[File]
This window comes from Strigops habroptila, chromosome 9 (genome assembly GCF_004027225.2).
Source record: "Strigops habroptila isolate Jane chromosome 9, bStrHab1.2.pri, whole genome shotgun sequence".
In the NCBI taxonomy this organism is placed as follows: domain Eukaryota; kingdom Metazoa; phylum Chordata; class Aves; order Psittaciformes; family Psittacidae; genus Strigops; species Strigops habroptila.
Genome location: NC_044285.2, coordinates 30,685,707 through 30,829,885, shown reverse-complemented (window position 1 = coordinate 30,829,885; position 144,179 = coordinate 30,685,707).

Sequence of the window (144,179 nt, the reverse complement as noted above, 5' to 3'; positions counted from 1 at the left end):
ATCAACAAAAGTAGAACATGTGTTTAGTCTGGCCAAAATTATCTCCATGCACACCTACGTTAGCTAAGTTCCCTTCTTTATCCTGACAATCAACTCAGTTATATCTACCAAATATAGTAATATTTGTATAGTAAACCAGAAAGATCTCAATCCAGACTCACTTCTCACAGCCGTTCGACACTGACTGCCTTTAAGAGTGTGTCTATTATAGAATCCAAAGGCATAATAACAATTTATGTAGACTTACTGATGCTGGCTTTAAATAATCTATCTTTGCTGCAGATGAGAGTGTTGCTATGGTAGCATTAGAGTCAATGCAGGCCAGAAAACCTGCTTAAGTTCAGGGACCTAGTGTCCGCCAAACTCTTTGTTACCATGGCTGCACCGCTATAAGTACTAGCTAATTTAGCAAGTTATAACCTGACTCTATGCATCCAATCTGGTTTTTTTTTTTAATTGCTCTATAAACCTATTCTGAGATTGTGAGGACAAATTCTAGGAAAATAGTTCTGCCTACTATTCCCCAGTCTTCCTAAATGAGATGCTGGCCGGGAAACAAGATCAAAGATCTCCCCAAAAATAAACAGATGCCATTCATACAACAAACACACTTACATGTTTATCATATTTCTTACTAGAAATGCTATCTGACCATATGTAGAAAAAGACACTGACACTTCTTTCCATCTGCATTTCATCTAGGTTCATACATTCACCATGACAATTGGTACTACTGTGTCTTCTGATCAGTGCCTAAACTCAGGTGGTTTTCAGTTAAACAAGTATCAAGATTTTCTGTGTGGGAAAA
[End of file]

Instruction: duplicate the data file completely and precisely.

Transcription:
This window comes from Strigops habroptila, chromosome 9 (genome assembly GCF_004027225.2).
Source record: "Strigops habroptila isolate Jane chromosome 9, bStrHab1.2.pri, whole genome shotgun sequence".
In the NCBI taxonomy this organism is placed as follows: domain Eukaryota; kingdom Metazoa; phylum Chordata; class Aves; order Psittaciformes; family Psittacidae; genus Strigops; species Strigops habroptila.
Genome location: NC_044285.2, coordinates 30,685,707 through 30,829,885, shown reverse-complemented (window position 1 = coordinate 30,829,885; position 144,179 = coordinate 30,685,707).

Sequence of the window (144,179 nt, the reverse complement as noted above, 5' to 3'; positions counted from 1 at the left end):
ATCAACAAAAGTAGAACATGTGTTTAGTCTGGCCAAAATTATCTCCATGCACACCTACGTTAGCTAAGTTCCCTTCTTTATCCTGACAATCAACTCAGTTATATCTACCAAATATAGTAATATTTGTATAGTAAACCAGAAAGATCTCAATCCAGACTCACTTCTCACAGCCGTTCGACACTGACTGCCTTTAAGAGTGTGTCTATTATAGAATCCAAAGGCATAATAACAATTTATGTAGACTTACTGATGCTGGCTTTAAATAATCTATCTTTGCTGCAGATGAGAGTGTTGCTATGGTAGCATTAGAGTCAATGCAGGCCAGAAAACCTGCTTAAGTTCAGGGACCTAGTGTCCGCCAAACTCTTTGTTACCATGGCTGCACCGCTATAAGTACTAGCTAATTTAGCAAGTTATAACCTGACTCTATGCATCCAATCTGGTTTTTTTTTTTAATTGCTCTATAAACCTATTCTGAGATTGTGAGGACAAATTCTAGGAAAATAGTTCTGCCTACTATTCCCCAGTCTTCCTAAATGAGATGCTGGCCGGGAAACAAGATCAAAGATCTCCCCAAAAATAAACAGATGCCATTCATACAACAAACACACTTACATGTTTATCATATTTCTTACTAGAAATGCTATCTGACCATATGTAGAAAAAGACACTGACACTTCTTTCCATCTGCATTTCATCTAGGTTCATACATTCACCATGACAATTGGTACTACTGTGTCTTCTGATCAGTGCCTAAACTCAGGTGGTTTTCAGTTAAACAAGTATCAAGATTTTCTGTGTGGGAAAA